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Firecapture bit- and file settings

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#1 SupernovaDust

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Posted 05 July 2020 - 01:59 PM

Hello,

 

I am pretty new to planetary imaging and have a hard time understanding what my camera is recording, what it should be recording and why. My weapon of choice is the ASI290mc mounted on a NexStar 6" Evo and my target is Jupiter. I record on a 4-core laptop with USB3 and SSD, hitting 100fps worked even before the beta most of the time and I always set the ROI to just fit the object I'm recording. I know (I think) that I should always record without debayering, with as high a framerate and low gain as possible to get over 50% histogram, debayer later in AutoStakkert.

 

The camera can record in 12bit but all my footage is recorded with 8bits according to SER-player. 8bit gives me only 256 colors while 12bit would give me 4096. But FireCapture has only either 8 or 16 bits and although my cam can only record in 12bit, the SER-player says it's 16bit if I chose this setting in FireCapture. Now I know from forum posts here that the software always writes 16bit into the SER-header regardless of the cameras abilities but how do I know what my camera really recorded?

 

Also, when I switch to 16bit mode in FireCapture, the 3-colored histogram turns into a single-color wave but SER-player still says that its 16bit RGGB. This leaves me with the following questions:

 

- For Jupiter, Saturn and Moon, should I record in 8bit or 16bit and why?

- Do I lose color information when recording in 16bit as indicated by the mono-color histogram or can the information still be debayered afterwards in Autostakkert?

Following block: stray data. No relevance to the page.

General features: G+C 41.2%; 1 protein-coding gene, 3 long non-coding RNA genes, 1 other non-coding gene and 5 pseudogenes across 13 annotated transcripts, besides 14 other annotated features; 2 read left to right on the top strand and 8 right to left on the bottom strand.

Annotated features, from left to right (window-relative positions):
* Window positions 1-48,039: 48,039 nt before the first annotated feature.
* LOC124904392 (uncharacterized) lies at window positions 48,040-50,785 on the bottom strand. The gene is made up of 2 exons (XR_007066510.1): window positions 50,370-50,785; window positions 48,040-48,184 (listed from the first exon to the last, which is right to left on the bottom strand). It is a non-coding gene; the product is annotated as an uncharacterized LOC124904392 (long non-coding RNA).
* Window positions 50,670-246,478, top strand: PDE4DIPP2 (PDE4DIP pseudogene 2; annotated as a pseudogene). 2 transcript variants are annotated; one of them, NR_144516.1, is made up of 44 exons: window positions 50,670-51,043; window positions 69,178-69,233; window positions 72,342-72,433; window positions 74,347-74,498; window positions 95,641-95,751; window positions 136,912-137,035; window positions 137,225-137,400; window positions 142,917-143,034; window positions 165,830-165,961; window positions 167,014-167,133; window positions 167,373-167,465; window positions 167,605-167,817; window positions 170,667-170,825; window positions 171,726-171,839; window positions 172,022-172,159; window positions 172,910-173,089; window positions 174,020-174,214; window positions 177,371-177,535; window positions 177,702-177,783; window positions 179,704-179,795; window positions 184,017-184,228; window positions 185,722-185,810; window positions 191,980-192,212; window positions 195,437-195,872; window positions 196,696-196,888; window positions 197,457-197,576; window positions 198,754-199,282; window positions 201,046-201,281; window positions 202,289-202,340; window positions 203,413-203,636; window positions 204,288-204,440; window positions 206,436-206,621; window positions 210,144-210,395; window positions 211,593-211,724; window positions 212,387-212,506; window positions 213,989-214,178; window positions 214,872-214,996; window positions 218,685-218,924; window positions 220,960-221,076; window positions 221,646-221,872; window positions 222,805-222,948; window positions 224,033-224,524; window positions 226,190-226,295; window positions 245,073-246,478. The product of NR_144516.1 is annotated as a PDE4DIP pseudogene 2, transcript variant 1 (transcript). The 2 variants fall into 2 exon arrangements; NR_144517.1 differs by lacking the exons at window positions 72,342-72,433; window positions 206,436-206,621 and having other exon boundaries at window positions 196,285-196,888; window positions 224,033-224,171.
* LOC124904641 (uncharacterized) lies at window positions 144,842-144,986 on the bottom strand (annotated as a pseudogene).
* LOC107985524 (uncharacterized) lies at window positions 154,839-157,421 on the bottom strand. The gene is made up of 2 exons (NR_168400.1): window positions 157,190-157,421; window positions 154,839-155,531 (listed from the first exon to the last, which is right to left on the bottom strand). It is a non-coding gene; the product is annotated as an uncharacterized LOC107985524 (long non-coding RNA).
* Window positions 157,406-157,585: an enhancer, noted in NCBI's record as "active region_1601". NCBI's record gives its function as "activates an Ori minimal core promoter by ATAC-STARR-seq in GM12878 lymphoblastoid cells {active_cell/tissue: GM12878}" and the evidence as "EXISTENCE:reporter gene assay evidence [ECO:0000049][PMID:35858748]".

- If I don't lose color information, how can I balance the histogram in 16bit? In 8bit I need to dial down the green channel to have all 3 colors on roughly the same level. If I don't adjust it, my pictures have a green tint.

- Is SER the best format to record footage or should I opt for TIFF/FIT/BMP pictures, what works better with AutoStakkert?

 

Hope someone can clarify this because after spending half the sunday on google I still couldn't figure out which recording settings to use for my cam.

 

Clear skies!

raphael



#2 Tom Glenn

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Posted 05 July 2020 - 03:35 PM

The short and oversimplified answer to your question about bit depth is, don't record anything above 8 bits.  There can be exceptions, but these don't apply to anyone asking these questions.  And of course, this only applies to planetary (and most lunar) imaging, but not deep sky imaging.  

 

Anything above 8 bits has to be saved in a 16 bit file format, whether the original capture was 10, 12, 14 or 16 bits.  If you select the "16 bit" option in Firecapture, and don't enable "High Speed", then the program will record whatever the highest bit depth is for your camera.  Nobody really knows how "High Speed" works, but the ZWO cameras will reduce the bit depth, usually from 12 to 10 bits.  However, the point is somewhat moot when recording in 8 bits anyway, yet enabling High Speed does often increase frame rate, without any negative effects.